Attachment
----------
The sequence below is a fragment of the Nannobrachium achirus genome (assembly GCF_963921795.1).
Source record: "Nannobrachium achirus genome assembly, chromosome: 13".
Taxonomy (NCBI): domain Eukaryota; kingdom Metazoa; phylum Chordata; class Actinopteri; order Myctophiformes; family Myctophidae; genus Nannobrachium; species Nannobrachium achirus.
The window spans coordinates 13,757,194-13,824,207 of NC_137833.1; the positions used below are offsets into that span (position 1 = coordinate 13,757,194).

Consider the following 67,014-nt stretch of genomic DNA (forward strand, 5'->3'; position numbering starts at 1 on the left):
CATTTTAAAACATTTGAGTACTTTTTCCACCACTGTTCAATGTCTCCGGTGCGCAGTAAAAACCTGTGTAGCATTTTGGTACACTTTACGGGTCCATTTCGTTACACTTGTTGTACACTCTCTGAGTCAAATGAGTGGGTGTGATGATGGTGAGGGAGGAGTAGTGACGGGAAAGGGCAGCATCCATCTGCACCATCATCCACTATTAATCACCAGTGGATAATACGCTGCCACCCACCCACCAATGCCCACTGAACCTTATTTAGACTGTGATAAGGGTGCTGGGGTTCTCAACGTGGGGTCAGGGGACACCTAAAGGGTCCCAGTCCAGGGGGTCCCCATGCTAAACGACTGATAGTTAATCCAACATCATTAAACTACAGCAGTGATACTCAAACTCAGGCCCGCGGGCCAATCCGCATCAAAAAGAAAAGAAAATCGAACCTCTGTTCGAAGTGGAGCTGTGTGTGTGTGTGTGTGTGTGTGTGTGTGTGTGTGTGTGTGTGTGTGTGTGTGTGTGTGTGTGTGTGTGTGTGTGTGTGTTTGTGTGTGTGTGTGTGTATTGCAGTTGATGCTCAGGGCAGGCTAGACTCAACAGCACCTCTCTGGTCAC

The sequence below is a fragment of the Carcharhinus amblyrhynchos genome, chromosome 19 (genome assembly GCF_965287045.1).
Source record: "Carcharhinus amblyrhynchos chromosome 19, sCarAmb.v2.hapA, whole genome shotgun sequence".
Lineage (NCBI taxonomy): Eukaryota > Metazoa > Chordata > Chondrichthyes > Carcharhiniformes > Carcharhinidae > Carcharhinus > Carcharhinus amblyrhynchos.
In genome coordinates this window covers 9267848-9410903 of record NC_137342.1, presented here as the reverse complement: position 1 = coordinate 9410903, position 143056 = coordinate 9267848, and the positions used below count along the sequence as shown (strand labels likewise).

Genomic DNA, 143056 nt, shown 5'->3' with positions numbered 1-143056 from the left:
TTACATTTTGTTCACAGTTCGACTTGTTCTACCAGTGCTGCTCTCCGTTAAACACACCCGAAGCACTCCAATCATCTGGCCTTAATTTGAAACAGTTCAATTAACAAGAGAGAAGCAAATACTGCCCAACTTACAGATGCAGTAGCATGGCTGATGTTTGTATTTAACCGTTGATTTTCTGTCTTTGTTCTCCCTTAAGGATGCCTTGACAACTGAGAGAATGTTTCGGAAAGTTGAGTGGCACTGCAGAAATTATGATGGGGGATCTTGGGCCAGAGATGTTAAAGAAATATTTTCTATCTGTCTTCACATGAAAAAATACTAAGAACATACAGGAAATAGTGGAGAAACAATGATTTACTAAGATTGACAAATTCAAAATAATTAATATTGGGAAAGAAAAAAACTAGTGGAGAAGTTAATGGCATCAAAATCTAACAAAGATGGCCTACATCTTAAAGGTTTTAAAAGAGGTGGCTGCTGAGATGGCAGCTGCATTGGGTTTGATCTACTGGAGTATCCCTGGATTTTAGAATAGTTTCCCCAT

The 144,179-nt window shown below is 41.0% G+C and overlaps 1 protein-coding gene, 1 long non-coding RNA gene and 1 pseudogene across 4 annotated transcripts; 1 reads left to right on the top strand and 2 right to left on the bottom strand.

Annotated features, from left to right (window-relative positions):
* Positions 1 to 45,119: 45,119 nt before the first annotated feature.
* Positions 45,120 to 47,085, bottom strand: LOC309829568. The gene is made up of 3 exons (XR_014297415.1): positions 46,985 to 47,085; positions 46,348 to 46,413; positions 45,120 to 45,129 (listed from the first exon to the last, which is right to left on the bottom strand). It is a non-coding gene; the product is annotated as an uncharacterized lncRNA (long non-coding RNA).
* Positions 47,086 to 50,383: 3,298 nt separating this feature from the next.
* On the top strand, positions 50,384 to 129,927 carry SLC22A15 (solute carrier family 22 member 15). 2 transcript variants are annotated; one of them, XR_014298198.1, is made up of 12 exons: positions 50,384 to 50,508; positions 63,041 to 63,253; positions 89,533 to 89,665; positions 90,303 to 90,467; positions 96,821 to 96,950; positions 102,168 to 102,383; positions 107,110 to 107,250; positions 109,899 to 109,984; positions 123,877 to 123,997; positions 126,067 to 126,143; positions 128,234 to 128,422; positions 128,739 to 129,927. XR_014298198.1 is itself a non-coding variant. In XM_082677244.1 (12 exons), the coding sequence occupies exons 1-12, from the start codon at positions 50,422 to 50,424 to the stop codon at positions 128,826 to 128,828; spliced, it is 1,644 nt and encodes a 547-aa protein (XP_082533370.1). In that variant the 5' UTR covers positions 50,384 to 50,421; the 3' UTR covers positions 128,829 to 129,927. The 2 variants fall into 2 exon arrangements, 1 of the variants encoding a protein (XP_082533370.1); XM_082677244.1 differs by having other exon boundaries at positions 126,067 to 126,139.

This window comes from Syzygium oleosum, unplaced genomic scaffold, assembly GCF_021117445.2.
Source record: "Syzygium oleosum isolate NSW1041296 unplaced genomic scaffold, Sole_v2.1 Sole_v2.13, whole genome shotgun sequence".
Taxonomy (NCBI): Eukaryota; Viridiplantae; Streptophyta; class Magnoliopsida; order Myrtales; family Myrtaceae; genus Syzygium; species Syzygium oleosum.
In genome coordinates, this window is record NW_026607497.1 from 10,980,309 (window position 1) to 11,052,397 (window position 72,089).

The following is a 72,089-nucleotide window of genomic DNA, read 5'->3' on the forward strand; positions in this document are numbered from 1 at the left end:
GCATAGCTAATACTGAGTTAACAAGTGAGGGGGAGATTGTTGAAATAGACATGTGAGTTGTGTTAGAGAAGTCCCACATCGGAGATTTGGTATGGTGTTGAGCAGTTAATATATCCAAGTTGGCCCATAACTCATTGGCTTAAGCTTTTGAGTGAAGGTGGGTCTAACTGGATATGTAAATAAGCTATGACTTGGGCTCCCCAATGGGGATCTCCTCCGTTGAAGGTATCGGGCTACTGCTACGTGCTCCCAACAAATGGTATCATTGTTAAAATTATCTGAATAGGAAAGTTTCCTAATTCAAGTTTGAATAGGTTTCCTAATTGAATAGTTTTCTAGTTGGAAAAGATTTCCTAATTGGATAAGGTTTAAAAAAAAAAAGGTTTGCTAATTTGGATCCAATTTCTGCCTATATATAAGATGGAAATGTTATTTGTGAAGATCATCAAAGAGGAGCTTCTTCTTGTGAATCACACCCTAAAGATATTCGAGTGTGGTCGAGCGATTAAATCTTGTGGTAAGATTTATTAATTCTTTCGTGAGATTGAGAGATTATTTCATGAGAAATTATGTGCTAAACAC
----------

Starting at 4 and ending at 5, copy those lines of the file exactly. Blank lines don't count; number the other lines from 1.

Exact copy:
The window spans coordinates 13,757,194-13,824,207 of NC_137833.1; the positions used below are offsets into that span (position 1 = coordinate 13,757,194).

Consider the following 67,014-nt stretch of genomic DNA (forward strand, 5'->3'; position numbering starts at 1 on the left):